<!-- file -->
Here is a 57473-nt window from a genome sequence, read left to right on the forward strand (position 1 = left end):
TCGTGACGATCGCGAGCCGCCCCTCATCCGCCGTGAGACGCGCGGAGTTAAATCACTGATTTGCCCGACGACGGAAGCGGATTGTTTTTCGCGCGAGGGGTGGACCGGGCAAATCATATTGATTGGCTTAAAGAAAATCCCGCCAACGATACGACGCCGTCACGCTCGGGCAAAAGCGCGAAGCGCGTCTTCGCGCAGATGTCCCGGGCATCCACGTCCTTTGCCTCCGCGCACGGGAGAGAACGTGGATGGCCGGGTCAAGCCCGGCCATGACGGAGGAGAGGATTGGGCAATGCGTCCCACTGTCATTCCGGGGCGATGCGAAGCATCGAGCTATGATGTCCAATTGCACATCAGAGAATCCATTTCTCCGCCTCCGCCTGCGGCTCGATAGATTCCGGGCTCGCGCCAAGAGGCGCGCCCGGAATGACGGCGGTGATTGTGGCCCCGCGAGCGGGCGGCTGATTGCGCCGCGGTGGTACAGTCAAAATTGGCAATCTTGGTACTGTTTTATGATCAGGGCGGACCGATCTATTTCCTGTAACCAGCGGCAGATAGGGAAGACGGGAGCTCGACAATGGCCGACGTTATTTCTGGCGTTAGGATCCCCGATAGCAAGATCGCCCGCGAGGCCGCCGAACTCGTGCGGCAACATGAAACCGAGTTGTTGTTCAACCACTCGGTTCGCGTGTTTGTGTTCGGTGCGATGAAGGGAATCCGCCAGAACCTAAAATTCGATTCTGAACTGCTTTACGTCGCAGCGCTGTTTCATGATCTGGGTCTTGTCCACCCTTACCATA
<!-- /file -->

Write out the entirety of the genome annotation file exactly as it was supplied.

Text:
Here is a 57473-nt window from a genome sequence, read left to right on the forward strand (position 1 = left end):
TCGTGACGATCGCGAGCCGCCCCTCATCCGCCGTGAGACGCGCGGAGTTAAATCACTGATTTGCCCGACGACGGAAGCGGATTGTTTTTCGCGCGAGGGGTGGACCGGGCAAATCATATTGATTGGCTTAAAGAAAATCCCGCCAACGATACGACGCCGTCACGCTCGGGCAAAAGCGCGAAGCGCGTCTTCGCGCAGATGTCCCGGGCATCCACGTCCTTTGCCTCCGCGCACGGGAGAGAACGTGGATGGCCGGGTCAAGCCCGGCCATGACGGAGGAGAGGATTGGGCAATGCGTCCCACTGTCATTCCGGGGCGATGCGAAGCATCGAGCTATGATGTCCAATTGCACATCAGAGAATCCATTTCTCCGCCTCCGCCTGCGGCTCGATAGATTCCGGGCTCGCGCCAAGAGGCGCGCCCGGAATGACGGCGGTGATTGTGGCCCCGCGAGCGGGCGGCTGATTGCGCCGCGGTGGTACAGTCAAAATTGGCAATCTTGGTACTGTTTTATGATCAGGGCGGACCGATCTATTTCCTGTAACCAGCGGCAGATAGGGAAGACGGGAGCTCGACAATGGCCGACGTTATTTCTGGCGTTAGGATCCCCGATAGCAAGATCGCCCGCGAGGCCGCCGAACTCGTGCGGCAACATGAAACCGAGTTGTTGTTCAACCACTCGGTTCGCGTGTTTGTGTTCGGTGCGATGAAGGGAATCCGCCAGAACCTAAAATTCGATTCTGAACTGCTTTACGTCGCAGCGCTGTTTCATGATCTGGGTCTTGTCCACCCTTACCATA